I think of Aberffraw beach not only as one of the best of Anglesey’s beaches, but where Anglesey’s Sahara meets the sea.
It was somewhere I always wanted to escape to when I’d done something wrong as a child.
In my mind’s eye it was a desert striding dune after dune toward the sea. It was full of nomad encampments and plenty of wild rabbits to catch and cook over an open fire.
There have been no reports of camels, though.
For me, Aberffraw Beach a pretty and pleasant beach ideal for swimming in nice clean water or just for lying on your back and counting seagulls.
There again, if you want to challenge yourself in the surf or catch some fish off the rocks (or not), then it's as good a place as any on Anglesey.
There is nothing wrong in dedicating your holiday to lazing on the beach and making sandcastles with your children.
Hey! Who needs kids around as an excuse to build sandcastles. Not Me.
Then there is Anglesey's Glorious Gift to you: The Isle of Anglesey Coastal Path.
Arrive along the coast from Malltraeth to the south or Cable Bay from the north and just rest awhile.
You won't see everything worth seeing on Anglesey in one trip, so make sure you appreciate what you can on each visit.
Sit there nibbling your soggy Sunblest tomato sandwich and plan your next trip.
It’s a half-mile walk to this ideal beach along the sandy river bank from the village and road.
And when you get there, Aberffraw beach is a big, wide curving sandy bay that rewards you with pleasant sandy beach.
Aberffraw beach is embraced by pleasant grassy headlands and backs onto the sand dunes that have finally arrived at the sea.
Against the dunes he sand is soft and clean and the tide compacted area stretches safely to leave plenty of room for fun.
On the right hand side of the beach the River Ffraw meets the sea in a long lazy curve below the right headland.
Don't ride your friend's bike in the surf, though.
I did once and got a 'good' telling off. Spoil Sport!
IS THIS YOUR FAVOURITE BEACH?
Well? Is this your favourite Anglesey beach?
Maybe you've enjoyed bathing, walking or generally been blown about here?
We'd all love to hear from YOU
If you've got stories or thoughts you'd like to share about this or any other Anglesey beach with other visitors, then please CLICK HERE.
Like fishing anywhere, it's either 'Feast or Famine'. While the view can be fabulous it wears after a while when you're cold and fish-less.
Most fishing is done off the rocks (like in the photo above) and the best Marks in this area are at Ty Croes.
This is a bit to the North of St Cwyfan's Church and is easiest to approach from the Cable Bay carpark. Head left and you'll find the best ledges just beyond the old Ministry of Defence sign.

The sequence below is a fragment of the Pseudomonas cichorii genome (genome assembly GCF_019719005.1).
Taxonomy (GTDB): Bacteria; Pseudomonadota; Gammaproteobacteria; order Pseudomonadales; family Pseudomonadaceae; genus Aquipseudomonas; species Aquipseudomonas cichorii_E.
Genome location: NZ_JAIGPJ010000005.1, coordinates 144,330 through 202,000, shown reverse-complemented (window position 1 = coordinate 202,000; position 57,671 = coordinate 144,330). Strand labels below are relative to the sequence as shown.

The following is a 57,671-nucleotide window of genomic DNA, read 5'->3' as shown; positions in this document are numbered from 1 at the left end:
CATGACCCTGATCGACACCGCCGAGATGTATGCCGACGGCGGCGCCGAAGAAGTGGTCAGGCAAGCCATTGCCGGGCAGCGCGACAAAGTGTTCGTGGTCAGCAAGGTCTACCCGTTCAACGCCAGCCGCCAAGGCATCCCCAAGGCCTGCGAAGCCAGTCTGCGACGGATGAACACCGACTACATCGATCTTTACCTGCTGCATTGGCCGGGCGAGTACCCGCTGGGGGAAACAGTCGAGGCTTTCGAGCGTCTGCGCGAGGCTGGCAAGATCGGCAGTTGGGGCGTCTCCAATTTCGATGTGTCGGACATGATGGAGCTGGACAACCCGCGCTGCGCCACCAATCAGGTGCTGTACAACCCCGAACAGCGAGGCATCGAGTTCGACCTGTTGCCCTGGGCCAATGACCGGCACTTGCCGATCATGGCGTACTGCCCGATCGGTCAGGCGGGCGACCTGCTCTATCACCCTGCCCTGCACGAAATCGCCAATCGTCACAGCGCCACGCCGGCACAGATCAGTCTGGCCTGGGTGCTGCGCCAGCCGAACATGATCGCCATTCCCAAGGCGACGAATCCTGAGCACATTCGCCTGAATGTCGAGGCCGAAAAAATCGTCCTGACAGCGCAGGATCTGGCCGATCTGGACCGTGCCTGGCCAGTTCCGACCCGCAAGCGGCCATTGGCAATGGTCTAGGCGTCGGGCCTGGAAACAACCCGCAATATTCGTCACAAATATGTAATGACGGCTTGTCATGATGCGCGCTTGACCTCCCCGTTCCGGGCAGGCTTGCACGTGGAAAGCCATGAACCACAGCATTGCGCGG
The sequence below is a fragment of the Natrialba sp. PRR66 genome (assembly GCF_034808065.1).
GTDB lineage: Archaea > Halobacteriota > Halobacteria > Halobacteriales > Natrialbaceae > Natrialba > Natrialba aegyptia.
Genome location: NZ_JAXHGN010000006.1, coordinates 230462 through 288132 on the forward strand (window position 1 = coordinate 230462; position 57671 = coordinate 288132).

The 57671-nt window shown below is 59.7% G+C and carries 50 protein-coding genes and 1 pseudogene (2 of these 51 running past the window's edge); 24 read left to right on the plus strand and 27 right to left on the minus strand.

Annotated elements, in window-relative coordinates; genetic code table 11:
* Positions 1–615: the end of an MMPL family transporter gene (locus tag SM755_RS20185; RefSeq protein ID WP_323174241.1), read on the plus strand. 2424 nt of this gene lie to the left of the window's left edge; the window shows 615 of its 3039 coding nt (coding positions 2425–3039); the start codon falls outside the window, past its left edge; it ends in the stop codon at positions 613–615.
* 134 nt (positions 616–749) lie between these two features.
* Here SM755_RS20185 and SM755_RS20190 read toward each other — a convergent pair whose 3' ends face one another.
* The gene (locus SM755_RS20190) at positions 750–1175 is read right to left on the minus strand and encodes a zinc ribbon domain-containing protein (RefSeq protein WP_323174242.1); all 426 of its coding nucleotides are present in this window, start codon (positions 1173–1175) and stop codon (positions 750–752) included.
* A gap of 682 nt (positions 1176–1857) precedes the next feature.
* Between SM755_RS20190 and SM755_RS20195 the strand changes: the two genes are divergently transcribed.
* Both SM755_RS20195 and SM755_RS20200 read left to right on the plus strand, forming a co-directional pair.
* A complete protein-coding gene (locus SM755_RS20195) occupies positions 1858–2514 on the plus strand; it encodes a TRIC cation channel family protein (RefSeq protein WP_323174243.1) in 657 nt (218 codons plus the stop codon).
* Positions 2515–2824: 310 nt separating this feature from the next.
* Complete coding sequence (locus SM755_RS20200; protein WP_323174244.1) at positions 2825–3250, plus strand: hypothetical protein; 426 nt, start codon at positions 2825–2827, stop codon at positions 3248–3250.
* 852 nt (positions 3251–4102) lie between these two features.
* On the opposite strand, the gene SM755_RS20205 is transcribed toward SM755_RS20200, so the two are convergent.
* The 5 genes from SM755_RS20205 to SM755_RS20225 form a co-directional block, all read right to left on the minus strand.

The fishing's good. Come the Season come the mackerel in their hordes. In general, a wide variety of fish is caught from the Ty Croes Mark.
This entire coast round the headland north past the old Army Camp to CABLE BAY and along the coast is excellent for Sea Bass. Plus Dogfish to test your skills.
You will need sharp elbows to keep you pitch when the mackerell are heading north.
The ledges on the west coast of Anglesey can get very crowded.
N.B. An accusation frequently made by locals against visiting fishermen is that they leave their old tackle, lines, plastic bags and old news papers everywhere.
Listen! I know that's not you, because I know you take your rubbish to the nearest bin.
Psst! If the masses are along this stretch of coast mixing up lines and pulling each others' ears off you can always try Freshwater Bay below Point Linus Lighthouse for a bit of peace and quiet and some excellent fishing.
This on the very north east corner of Anglesey just off Porth Eilian Beach. Head for Amlwch then Porth Amlwch and keep going, going and going.
You'll end up overlooking Porth Eilian Beach. A road to your right will take you all the way to the lighthouse.
Take Care though, the swell demand common sense about safety.
Geology couldn't care less about you. The ledges will always be there next time you come back.
Imagine specific matter oozing from between your tanning and sandy toes.
Imagine a worse scenario; it’s your child.
The main concern regarding dogs on Anglesey beaches is a health issue.
Doggie poo can blind for life.
As I wrote above, it's a half mile hike to Aberffraw beach, so it's important to check the weather conditions and tide-state in advance. Otherwise, you'll have to lug the whole lot back to the car feeling a right Charlie or Charlotte.
Received wisdom really is a bit dodgy about surfing on this beach. There again, I suppose it comes down to common-sense and experience.
In general, the consensus is that it's a pretty good beach for surfing. You can be presented with nice 4 to 5ft waves when the tide's high. Excellent for longboarding.
N.B. But watch out for the river on the right, as it drag you onto the rocks. Don't get so stoked that you put yourself in danger.